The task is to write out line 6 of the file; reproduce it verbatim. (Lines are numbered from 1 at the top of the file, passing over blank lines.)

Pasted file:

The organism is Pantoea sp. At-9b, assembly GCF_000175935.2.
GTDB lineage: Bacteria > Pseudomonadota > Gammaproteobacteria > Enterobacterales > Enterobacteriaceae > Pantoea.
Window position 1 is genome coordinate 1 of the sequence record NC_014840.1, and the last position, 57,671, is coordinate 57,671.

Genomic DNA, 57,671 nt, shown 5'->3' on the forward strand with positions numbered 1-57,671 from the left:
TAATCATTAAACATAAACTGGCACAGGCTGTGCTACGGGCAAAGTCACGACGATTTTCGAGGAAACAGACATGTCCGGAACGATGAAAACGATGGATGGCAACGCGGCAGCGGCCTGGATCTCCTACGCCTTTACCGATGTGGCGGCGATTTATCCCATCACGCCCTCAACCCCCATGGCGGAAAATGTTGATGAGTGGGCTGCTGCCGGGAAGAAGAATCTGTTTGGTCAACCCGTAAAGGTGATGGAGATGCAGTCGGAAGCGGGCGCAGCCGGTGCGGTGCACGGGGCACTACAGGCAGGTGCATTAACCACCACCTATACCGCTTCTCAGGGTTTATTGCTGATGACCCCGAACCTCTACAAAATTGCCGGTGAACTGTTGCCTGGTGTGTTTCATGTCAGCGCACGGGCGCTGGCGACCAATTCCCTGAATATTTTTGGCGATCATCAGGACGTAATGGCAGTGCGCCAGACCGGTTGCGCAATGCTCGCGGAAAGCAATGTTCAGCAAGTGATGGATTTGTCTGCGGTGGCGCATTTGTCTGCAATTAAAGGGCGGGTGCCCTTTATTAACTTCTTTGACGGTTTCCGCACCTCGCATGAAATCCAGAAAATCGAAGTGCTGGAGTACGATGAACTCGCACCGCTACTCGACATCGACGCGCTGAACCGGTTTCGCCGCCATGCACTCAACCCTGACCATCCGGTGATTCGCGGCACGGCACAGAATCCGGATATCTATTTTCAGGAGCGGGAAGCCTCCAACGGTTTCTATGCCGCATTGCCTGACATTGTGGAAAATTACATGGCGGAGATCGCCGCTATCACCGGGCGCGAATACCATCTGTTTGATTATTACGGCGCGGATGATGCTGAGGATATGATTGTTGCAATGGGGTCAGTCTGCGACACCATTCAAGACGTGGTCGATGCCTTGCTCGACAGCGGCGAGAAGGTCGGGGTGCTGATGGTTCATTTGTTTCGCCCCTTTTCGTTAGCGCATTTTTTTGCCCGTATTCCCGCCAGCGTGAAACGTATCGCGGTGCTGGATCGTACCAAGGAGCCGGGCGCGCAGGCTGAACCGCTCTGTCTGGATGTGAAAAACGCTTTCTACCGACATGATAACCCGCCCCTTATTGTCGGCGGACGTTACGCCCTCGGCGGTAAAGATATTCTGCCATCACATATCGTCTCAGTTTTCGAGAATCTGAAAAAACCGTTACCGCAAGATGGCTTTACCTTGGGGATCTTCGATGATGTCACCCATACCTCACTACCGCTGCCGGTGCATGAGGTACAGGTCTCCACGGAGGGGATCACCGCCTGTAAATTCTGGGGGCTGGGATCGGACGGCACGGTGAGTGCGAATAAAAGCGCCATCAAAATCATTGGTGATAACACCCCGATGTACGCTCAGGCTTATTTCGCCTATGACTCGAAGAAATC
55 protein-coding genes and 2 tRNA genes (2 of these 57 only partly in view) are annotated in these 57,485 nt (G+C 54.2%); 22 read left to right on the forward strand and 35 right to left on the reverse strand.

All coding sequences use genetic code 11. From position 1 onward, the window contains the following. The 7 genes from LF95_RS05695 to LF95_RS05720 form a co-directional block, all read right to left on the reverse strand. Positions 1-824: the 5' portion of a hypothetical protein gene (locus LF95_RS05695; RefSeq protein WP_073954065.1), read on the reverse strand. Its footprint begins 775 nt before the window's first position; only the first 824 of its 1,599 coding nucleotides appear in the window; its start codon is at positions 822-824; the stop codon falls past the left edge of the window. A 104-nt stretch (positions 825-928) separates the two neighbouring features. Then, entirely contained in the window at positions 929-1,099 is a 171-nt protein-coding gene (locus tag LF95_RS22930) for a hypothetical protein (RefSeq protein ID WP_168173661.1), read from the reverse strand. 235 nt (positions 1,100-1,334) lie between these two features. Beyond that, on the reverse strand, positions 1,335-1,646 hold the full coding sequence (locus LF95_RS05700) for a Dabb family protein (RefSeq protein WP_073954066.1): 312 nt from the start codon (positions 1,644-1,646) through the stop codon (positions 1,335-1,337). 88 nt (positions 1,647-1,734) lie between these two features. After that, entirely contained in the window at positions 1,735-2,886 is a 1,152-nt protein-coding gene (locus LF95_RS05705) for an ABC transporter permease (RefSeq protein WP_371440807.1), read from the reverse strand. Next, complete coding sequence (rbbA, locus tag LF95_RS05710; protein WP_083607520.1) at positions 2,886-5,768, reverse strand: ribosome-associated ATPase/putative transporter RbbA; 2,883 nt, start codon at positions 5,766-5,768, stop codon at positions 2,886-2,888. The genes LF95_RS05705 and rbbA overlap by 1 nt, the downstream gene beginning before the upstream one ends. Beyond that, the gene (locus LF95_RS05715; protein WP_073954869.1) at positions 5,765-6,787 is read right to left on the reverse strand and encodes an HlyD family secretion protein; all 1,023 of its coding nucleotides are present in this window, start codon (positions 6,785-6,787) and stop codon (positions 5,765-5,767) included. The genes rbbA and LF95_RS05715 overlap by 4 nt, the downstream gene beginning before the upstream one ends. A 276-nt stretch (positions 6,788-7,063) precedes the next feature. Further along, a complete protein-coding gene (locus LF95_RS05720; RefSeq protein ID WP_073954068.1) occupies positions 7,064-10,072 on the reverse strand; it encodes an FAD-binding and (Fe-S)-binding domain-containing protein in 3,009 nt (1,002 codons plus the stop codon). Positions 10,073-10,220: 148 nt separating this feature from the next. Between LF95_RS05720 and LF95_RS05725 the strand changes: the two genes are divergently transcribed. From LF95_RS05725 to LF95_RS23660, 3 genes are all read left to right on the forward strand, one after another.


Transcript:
55 protein-coding genes and 2 tRNA genes (2 of these 57 only partly in view) are annotated in these 57,485 nt (G+C 54.2%); 22 read left to right on the forward strand and 35 right to left on the reverse strand.